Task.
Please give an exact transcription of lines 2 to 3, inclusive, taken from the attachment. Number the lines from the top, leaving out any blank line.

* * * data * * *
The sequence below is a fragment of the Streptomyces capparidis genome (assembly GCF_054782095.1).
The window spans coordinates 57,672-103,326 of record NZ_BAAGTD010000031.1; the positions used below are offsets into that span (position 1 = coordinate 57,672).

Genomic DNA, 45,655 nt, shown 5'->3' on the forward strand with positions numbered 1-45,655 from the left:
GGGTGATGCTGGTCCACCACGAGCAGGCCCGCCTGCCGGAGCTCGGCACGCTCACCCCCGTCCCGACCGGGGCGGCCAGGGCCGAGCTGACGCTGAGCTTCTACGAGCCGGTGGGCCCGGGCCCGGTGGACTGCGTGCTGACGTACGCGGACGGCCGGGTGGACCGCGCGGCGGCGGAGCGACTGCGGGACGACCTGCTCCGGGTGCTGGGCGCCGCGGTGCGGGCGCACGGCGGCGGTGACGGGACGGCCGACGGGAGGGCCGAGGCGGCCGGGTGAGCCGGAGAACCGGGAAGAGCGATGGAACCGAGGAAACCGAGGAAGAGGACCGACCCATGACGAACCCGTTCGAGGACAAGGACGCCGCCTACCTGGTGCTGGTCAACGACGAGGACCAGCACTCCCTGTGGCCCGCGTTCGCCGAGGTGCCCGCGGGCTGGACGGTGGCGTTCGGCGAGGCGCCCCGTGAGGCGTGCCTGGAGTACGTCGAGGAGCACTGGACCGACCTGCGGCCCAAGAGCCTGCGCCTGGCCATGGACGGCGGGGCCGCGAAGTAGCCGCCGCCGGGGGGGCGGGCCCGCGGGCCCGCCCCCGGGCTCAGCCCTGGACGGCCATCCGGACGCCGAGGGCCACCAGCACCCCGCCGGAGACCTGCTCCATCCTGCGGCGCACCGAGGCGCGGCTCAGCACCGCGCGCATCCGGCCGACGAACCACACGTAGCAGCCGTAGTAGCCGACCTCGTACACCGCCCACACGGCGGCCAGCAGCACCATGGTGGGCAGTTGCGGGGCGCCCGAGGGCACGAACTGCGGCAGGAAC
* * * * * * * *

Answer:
The window spans coordinates 57,672-103,326 of record NZ_BAAGTD010000031.1; the positions used below are offsets into that span (position 1 = coordinate 57,672).

Genomic DNA, 45,655 nt, shown 5'->3' on the forward strand with positions numbered 1-45,655 from the left: